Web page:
Veteran Colonel Abraham Jacob and Mrs Neena Jacob visited us this summer, to enjoy the lifestyle, culture and the landscape of Canada. In order to show them something unique to Canada, we decided to take them to the Johnston’s Cranberry Marsh located in Bala, Ontario on September 25, 2015, to witness cranberry harvest. Bala is a small township located in Muskoka area and is known as the Cranberry Capital of Ontario.
Cranberries are native only to North America and the natives who discovered cranberries used them for food, medicine and dye. Cranberries were so important that many myths were created around it. According to one tribe, cranberries were a gift from the Great Spirit brought to earth in the beak of a dove.
The early settlers called it ‘crane berry’ as the shape of the blossom resembles the head of a crane. Over time the fruit came to be called cranberry. Cultivation of cranberries can be traced back almost 200 years. Captain Henry Hall was the first to successfully cultivate cranberries with the first documented harvest occurring in 1816 in Dennis, Massachusetts, USA. William MacNeil planted Canada’s first commercial cranberry farm in Nova Scotia in 1870.
The properties of a cranberry are rather unique. They have a tart taste which comes in part from its ascorbic acid or Vitamin C content. The cranberries are mostly red and round and has a waxy coating. This waxy coating allows it to maintain its freshness after being picked. In fact, the cranberry’s Vitamin C content and its long life because of the waxy coating, allowed it to be packed in wooden barrels and taken on sea voyages in colonial times to fight the dreaded scurvy disease caused by a prolonged deficiency of vitamin C in the diet of the sailors. Packed in barrels with water, Cranberries last for long periods of time because they produce their own preservative, benzoic acid. The American sailing ships carried water-packed cranberries much the way British ships carried limes for their sailors. Traditionally, cranberry has been used for the treatment of urinary tract infections (UTI). However, there is no scientific research to support this claim.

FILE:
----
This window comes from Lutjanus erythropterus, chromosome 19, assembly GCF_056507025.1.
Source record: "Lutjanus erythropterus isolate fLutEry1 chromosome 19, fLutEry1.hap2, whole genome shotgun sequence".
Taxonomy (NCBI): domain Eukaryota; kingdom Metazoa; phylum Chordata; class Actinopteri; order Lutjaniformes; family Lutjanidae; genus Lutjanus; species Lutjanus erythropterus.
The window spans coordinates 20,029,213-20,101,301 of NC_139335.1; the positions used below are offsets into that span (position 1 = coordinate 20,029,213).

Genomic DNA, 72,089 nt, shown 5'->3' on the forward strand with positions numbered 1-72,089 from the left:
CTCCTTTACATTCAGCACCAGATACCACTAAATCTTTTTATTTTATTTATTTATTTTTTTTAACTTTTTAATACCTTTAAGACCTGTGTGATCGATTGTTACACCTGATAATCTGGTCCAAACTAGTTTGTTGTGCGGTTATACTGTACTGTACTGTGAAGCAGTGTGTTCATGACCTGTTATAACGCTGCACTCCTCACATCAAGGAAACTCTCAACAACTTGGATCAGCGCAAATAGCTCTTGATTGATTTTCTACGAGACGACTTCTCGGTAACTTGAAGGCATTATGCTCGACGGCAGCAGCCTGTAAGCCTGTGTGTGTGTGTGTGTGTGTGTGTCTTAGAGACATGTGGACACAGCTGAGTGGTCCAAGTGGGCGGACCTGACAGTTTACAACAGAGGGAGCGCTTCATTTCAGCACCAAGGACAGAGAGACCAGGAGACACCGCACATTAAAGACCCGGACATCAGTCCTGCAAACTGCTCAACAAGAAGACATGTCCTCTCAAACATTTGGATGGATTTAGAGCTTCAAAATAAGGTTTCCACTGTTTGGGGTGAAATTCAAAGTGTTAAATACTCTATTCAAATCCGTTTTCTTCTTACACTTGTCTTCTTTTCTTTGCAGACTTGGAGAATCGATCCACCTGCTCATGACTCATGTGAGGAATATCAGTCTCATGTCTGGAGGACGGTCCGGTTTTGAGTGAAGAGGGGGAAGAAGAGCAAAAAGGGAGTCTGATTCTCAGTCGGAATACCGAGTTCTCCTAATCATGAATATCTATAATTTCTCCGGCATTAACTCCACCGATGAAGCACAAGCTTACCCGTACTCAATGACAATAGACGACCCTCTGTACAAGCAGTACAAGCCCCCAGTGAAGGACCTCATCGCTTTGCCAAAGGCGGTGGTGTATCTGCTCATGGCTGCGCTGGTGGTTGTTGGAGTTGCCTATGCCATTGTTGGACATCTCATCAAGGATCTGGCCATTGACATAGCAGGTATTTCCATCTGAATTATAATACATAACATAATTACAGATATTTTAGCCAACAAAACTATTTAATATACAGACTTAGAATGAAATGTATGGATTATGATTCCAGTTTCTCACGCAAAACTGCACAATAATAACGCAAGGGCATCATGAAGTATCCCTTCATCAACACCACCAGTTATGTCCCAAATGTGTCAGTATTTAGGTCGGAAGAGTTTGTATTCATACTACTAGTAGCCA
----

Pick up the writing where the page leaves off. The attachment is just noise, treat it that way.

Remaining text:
The Johnston’s farms was started by Orville Johnston, who met his wife-to-be June at McGill University, where he was studying agriculture and she was studying home economics. He bought land in Bala in 1950 and began farming cranberries. Orv and June’s son, Murray, studied agriculture at University of Guelph with an eye on continuing the cranberry tradition. Murray’s wife, Wendy, studied recreation and tourism at University of Waterloo and education at University of Toronto. Despite being no stranger to agriculture, Wendy found cranberry cultivation particularly fascinating and dreamed of finding ways to share the Johnston cranberry story with visitors.
Together, Murray and Wendy continued the farm and added a gift store, activities for visitors and, finally, Muskoka Lakes Winery. The idea behind the winery was to take locally grown fruit and use traditional methods to craft artisanal wine. The farm is now open to visitors year round with wine tasting, trails, tours and kids’ activities. Murray and Wendy have four boys who help out on the farm.